The collapse of the Congress government in Puducherry followed a tediously familiar pattern that has now come to represent the trademark of the grand old party. First, the infighting breaks out largely fuelled by inflated egos of leaders of rival camps. Then, a spate of representations to the party high command go unacknowledged and unaddressed. Finally, the desertions; first as a trickle and then as a steady flow leading to the fall. The BJP’s machinations, as per its avowed agenda of ‘Congress-mukt Bharat’, hastens the process. After Karnataka and Madhya Pradesh, it was the turn of the Puducherry Congress unit to press this self-destruction button. The baffling silence of the high command had only made matters worse. As a result, three Congress-led governments have collapsed in the past one-and-a-half years. The party narrowly averted a similar disaster last year in Rajasthan, where Chief Minister Ashok Gehlot and his deputy Sachin Pilot continue to be at loggerheads even after a compromise was worked out. The upheaval in Puducherry, which comes just a few months before the polls, is attributable to a brazen display of political one-upmanship. The V Narayanasamy-led dispensation was left with no legs to stand on after the resignation of six MLAs in quick succession. The gradual shrinking of the grand old party’s footprint across the country has coincided with the BJP’s growing presence and influence. The saffron party has kept chipping away at vulnerable Congress governments, often with the help of inducements, and managed to wrest the initiative more often than not.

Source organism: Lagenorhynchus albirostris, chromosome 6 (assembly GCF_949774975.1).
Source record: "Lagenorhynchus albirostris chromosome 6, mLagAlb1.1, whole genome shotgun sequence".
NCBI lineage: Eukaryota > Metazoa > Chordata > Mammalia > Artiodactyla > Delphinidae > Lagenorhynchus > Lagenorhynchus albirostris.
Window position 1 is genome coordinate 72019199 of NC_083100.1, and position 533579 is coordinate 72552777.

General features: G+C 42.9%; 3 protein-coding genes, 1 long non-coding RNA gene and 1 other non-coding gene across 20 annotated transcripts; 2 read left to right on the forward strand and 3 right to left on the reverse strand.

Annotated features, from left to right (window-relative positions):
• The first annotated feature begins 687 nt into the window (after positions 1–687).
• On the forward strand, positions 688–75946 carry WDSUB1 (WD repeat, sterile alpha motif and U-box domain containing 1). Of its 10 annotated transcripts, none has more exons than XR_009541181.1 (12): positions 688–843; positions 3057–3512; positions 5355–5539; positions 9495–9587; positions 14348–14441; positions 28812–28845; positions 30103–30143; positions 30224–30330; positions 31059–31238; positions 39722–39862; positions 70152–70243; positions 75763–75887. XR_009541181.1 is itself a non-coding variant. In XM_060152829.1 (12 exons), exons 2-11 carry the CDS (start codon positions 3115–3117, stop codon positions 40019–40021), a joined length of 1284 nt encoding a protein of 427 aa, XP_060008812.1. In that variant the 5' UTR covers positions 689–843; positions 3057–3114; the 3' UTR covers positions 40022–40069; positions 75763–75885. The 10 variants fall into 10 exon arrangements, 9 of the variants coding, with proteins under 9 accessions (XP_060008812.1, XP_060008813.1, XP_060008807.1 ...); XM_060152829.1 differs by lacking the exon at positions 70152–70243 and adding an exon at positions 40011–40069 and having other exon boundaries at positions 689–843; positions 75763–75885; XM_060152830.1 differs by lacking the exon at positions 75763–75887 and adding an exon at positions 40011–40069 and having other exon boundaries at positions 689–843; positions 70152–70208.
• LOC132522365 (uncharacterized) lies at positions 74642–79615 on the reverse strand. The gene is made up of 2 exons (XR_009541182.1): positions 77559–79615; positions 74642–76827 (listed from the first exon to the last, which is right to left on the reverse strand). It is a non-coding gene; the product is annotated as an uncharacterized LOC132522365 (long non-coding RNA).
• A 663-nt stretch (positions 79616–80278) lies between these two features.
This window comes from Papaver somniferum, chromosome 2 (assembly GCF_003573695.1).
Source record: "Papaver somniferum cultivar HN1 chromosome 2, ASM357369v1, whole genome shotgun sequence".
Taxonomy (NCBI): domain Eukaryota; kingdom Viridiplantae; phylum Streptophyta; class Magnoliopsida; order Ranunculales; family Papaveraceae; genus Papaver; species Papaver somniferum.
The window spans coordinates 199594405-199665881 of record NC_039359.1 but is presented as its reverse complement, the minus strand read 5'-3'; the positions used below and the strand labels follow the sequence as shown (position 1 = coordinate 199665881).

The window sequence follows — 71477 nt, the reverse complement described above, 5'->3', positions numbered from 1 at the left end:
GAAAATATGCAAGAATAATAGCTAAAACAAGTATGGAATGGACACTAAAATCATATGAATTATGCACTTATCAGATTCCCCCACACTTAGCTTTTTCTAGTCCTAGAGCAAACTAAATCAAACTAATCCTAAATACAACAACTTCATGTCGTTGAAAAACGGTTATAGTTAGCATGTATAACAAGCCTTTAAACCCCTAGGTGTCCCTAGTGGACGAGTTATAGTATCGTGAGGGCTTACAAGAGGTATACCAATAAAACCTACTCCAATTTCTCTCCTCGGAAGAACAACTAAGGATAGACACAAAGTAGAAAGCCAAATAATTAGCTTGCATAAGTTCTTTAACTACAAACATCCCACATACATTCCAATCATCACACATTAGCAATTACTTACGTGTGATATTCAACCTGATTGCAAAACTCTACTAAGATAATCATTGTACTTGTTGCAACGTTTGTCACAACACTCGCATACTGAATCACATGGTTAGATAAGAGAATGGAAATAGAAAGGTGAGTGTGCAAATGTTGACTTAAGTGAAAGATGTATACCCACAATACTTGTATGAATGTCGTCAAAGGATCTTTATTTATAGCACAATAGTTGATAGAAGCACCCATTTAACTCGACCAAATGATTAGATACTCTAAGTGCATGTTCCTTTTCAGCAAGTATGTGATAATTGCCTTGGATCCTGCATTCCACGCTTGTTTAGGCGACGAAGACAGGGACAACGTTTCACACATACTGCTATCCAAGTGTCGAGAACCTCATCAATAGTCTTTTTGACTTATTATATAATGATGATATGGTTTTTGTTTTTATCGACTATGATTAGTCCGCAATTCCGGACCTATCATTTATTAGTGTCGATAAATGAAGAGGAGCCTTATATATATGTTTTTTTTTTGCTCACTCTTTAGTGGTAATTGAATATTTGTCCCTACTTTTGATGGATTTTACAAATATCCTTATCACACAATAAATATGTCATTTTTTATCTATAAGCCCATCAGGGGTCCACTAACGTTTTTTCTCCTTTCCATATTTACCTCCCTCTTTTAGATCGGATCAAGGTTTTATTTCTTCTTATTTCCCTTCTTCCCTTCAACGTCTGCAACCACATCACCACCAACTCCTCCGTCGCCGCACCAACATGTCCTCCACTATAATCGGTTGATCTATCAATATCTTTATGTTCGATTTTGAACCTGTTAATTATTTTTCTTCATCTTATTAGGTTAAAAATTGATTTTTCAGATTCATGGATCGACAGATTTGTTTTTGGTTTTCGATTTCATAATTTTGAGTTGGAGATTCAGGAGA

Though the intra-party rivalry in the Congress has been at play for many years in the tiny southern Union Territory, the seeds of the current round of political turmoil were sown back in 2016. In 2015, AV Subramanian was replaced by A Namassivayam, the then MLA from Villianur constituency, as Puducherry Pradesh Congress Committee president. The decision was taken in view of the 2016 Assembly election, in which the party had emerged victorious, largely due to Namassivayam’s hard work. This fuelled the inner-party rivalry between Namassivayam and V Vaithilingam, a senior leader, who had twice served as chief minister of Puducherry. Both were vying for the CM’s post. Meanwhile, Narayanasamy, who was close to senior Congress leader Ahmed Patel, jumped into the race and bagged the post. The Puducherry debacle has once again highlighted the fact that the party has consistently refused to learn lessons from the past and keep its house in order. Still awaiting a full-time president since the 2019 poll debacle, it has allowed the drift and indecisiveness to percolate down to the States. Despite the upcoming Assembly elections in key States, the party is in no hurry to elect a new president.
Now you can get handpicked stories from Telangana Today on Telegram everyday. Click the link to subscribe.